1:1 (pronounced ‘one-to-one’)

The 1:1 is a term given to a meeting between two people.

Here we are talking about the 1:1 between a manager and a direct report – here is where the 1:1 becomes impactful. Impactful for both the people and the business.

Since I’ve worked in big tech, both as an IC and as a manager, the 1:1 has been the most significant tool/technique/approach which has had the most impact on me, my performance and my growth.

So what is it?

It’s a 30-minute to 1-hour meeting (depending on what you both agree is a good length) and you do it every week. And, we prioritise that meeting above all. The rules on cancelling are that the direct report can cancel when they want (even 2 mins before the meeting), but the manager should not.

Everyone does them differently.

When I do them with my direct reports I sometimes have an agenda, but mostly it’s whatever the IC wants to discuss. It is their time, dedicated to them.

We cover all sorts of things. We might start with a general chat like “how’s life?”, we might talk about progress on a specific project, or we might talk about a cross-team relationship that someone is struggling to build. It really could be anything. It’s whatever is on the direct report’s mind.

A few times per quarter I’ll dedicate time to career conversations. We’ll talk about aspirations, bounce ideas off each other, discuss growth opportunities and even make some plans.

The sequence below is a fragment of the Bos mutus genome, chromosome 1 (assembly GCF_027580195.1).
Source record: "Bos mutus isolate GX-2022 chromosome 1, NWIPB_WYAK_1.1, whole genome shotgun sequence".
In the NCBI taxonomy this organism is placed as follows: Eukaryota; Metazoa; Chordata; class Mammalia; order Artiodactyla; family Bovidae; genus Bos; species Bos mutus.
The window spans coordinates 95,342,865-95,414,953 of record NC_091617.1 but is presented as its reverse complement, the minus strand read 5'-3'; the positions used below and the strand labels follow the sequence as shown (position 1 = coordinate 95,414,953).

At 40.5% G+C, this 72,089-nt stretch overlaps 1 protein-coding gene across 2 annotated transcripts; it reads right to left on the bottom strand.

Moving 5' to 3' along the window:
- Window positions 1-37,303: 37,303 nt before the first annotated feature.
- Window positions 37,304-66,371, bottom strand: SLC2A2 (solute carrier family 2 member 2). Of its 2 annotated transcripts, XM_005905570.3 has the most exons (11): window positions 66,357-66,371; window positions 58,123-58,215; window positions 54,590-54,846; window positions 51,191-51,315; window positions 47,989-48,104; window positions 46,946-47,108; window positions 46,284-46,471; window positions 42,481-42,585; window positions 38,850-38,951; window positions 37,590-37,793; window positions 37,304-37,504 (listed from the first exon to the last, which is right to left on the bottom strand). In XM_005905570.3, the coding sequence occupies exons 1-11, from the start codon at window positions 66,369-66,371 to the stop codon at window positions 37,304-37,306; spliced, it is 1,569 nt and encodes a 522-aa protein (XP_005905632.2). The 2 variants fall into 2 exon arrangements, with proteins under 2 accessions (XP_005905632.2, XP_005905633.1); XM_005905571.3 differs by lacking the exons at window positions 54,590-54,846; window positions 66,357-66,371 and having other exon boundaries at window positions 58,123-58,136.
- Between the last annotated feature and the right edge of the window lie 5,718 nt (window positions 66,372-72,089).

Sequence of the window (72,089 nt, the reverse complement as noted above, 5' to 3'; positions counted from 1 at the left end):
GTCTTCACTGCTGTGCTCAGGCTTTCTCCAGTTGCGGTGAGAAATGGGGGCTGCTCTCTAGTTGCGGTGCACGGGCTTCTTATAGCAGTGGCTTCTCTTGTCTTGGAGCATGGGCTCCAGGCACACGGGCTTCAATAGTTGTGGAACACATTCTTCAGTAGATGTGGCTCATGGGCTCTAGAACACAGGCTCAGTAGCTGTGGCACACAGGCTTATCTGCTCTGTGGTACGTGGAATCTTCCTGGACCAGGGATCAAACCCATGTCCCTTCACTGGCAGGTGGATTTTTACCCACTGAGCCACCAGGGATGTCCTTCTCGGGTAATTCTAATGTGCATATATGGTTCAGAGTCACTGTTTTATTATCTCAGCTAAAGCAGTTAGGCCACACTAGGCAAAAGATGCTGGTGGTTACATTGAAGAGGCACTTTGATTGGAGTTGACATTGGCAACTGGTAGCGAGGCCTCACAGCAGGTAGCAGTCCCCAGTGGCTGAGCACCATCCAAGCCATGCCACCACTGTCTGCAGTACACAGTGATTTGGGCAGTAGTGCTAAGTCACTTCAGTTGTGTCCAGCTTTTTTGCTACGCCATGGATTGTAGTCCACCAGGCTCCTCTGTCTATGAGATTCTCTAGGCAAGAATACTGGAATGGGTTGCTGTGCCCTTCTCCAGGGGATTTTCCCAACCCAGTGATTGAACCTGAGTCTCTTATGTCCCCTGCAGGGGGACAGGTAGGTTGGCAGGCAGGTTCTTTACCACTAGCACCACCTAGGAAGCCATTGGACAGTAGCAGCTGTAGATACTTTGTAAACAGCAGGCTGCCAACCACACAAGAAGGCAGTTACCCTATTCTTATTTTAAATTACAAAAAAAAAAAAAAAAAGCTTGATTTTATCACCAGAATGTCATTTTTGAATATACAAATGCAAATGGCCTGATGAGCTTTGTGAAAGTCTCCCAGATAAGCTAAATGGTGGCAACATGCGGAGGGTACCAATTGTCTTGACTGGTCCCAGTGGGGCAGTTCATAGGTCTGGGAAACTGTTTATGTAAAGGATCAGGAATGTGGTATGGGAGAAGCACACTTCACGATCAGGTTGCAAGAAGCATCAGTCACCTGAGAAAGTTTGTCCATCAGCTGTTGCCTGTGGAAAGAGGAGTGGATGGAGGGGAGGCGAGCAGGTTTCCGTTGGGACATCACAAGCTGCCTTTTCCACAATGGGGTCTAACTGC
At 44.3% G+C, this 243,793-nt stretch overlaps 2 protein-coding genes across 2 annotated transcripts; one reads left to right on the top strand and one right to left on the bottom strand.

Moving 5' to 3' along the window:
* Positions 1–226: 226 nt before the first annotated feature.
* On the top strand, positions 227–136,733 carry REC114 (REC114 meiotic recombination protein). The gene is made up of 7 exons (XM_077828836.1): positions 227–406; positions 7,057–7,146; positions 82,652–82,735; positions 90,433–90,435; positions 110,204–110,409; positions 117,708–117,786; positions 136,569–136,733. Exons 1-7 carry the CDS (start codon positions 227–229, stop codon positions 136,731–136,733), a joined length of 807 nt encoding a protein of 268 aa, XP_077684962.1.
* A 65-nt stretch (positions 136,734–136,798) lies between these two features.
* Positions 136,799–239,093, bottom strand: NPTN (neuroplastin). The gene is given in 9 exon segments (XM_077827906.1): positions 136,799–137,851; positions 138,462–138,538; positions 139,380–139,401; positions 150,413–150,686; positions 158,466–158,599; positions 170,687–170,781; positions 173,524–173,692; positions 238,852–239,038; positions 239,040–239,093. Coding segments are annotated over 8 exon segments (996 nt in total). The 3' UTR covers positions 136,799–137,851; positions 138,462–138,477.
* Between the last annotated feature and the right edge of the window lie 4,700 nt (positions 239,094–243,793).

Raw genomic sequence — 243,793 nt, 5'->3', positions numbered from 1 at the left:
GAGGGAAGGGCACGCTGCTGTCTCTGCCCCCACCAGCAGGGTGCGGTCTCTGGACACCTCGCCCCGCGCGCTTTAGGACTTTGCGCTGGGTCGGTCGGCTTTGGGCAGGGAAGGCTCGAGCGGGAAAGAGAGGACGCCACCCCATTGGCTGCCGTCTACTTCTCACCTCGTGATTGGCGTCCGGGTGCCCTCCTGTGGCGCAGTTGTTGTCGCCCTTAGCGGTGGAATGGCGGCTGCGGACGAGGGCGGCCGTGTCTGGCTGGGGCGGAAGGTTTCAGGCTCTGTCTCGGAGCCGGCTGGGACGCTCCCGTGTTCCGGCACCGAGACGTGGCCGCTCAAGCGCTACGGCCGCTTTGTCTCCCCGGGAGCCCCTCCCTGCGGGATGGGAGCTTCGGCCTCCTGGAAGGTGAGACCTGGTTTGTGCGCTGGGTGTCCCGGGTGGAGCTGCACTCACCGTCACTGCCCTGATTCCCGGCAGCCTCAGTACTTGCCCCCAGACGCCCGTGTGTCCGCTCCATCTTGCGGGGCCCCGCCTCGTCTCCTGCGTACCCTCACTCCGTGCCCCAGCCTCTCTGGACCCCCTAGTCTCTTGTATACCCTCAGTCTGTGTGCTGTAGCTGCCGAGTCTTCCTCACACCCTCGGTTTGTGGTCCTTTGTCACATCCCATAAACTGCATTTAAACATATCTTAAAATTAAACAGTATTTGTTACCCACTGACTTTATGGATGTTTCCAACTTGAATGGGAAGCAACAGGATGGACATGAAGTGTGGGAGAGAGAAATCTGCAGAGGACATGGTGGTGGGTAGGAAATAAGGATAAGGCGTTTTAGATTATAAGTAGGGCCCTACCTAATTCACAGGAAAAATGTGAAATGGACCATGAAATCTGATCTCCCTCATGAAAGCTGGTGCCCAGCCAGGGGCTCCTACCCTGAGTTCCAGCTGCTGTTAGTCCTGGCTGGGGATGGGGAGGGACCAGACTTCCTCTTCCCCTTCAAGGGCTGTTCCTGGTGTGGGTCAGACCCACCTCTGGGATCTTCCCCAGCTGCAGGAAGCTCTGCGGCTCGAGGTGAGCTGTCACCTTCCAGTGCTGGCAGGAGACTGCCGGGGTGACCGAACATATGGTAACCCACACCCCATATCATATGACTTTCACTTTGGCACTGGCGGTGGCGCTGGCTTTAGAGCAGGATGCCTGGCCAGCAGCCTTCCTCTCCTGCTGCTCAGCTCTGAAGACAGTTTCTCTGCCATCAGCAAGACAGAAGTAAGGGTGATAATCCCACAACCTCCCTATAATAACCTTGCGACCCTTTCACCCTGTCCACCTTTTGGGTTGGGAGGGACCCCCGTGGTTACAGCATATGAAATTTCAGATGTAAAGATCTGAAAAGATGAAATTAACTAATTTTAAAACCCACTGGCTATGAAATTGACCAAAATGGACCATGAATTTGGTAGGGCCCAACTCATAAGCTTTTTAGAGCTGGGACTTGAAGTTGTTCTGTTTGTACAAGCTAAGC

For 1:1s with my manager, I mostly turn up with 2 or 3 key points I want to get feedback on. It could be – “I’m struggling with X”, or “X is on my mind, what are your thoughts?” or if I need to I might just give an update on a project which I think is important to share.

Overall, 1:1s are a big commitment. But they are hugely important to everyone involved.

So what makes it successful?

  • It develops a culture of fast feedback. Problems don’t sit for longer than a week, we talk openly about them.
  • It gives you a dedicated channel every week which is dedicated just to you.
  • It builds trust and shows care.
  • And by the manager prioritising it every week it shows that people are valued.
  • I use mine (with my manager) for advice and guidance, and for highlighting when things are not going so smoothly.
  • I also encourage my team to ‘manage up’, they should tell me when I’m wrong and help me understand if I don’t understand something, this is a forum for that.